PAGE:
Here’s what we do for the occasional bee sting.
First, don’t panic. This will alarm the other bees and you may end up being stung more than once. Walk away from the hive and remove the stinger. Your goal is to scrape the stinger out against the direction of the sting. When the bee leaves her stinger in you, there is a small bulb of venom at the end of the stinger. Place the edge of a credit card (in a pinch you could use the edge of your hive tool) between the venom bulb and the insertion point of the stinger. Scrape toward the bulb end of the stinger with a firm flick of the card. This should remove the stinger from your skin and stop the flow of venom. It is beneficial to do this as quickly as possible after being stung.
After removing the stinger, apply an ice pack to the affected area. This will help reduce swelling and offer immediate relief. We also add a smear of honey to the affected area. Honey has antiseptic properties and seems to reduce the itch. You can take an antihistamine such as Benadryl if necessary.
Remember honeybees will rarely sting while foraging away from the hive. They are focused on gathering pollen and nectar with no concern about much else. Foraging bees are not in a position to defend the hive or the queen. Unless aggravated, squeezed or stepped on, they are not likely to sting.
For more information about avoiding stings in the first place, check out this blog post on the Mother Earth News website: How To Not Get Stung
Is there a certain amount of acreage required? Maybe a minimum amount of produce raised? Perhaps keeping livestock meets the qualification?
We have asked ourselves these questions as we build this slice of the country we call Five Feline Farm. At first, we referred to it as just the “farm”; a tongue-in-cheek expression of our postage stamp sized property plopped in the middle of large fields of corn, soybeans and wheat. As we discover our mission to live a full life with a blend of old skills and modern conveniences, we also found the answer to being real.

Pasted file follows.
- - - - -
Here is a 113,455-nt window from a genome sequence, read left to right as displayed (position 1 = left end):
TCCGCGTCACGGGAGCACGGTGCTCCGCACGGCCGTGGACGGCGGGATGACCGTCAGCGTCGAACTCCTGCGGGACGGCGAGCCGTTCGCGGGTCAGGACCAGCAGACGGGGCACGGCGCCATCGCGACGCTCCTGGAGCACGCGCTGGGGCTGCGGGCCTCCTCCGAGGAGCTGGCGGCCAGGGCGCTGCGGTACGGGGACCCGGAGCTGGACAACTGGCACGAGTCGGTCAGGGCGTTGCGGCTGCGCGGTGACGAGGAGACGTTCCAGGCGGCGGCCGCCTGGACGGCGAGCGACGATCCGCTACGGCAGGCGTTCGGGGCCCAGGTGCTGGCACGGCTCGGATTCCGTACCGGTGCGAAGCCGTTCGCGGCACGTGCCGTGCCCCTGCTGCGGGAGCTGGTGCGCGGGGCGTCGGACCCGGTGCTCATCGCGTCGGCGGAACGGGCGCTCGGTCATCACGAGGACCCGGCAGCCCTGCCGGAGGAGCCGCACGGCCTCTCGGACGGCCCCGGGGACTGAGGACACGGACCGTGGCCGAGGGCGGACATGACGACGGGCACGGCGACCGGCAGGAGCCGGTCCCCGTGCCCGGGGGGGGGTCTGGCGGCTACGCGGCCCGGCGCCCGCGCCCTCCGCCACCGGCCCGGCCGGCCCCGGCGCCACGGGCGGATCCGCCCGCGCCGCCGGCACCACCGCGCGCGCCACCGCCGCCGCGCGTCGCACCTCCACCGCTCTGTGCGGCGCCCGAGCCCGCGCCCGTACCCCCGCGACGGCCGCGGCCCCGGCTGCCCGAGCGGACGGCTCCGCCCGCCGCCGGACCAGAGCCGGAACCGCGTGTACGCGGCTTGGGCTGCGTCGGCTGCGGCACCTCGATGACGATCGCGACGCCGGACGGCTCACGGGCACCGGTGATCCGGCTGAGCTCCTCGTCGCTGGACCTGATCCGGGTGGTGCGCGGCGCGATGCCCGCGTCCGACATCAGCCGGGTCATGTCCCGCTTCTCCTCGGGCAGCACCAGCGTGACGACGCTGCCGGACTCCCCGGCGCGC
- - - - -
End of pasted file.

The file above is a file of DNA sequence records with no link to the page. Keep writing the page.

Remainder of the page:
Is there a minimum required acreage?
We have five and a half acres. From this fertile land, we can grow a lot of the produce, herbs, fruit and nuts we need to keep our pantry and freezers full. There is even enough excess to sell at the Farmer’s Market. It takes a lot of planning and hard work but it is a joy to bite into a warm tomato fresh from the garden or add home grown roasted peppers to a pot of chili in the depth of winter.
How about a minimum amount of production?
The line of products we offer in our Mercantile, whether on line or on site is limited only by our time and imagination. We sew cat toys from scraps of fabric and stuff them with catnip grown and dried on the farm. There are balms and soaps and jams and baked goods all created right here. We even offer farm roasted whole coffee beans.
Are livestock required?
Did you know honeybees are considered livestock? It’s true according to the Illinois Department of Agriculture. Beekeeping has changed our perspective on many things. We are better consumers and more aware of good practice in how we approach planting, fertilizing and particularly pest management. We use this practical mantra: “if it’s good for the bees, it’s good for us”. Plus, any excess honey harvested beyond what we personally use is sold.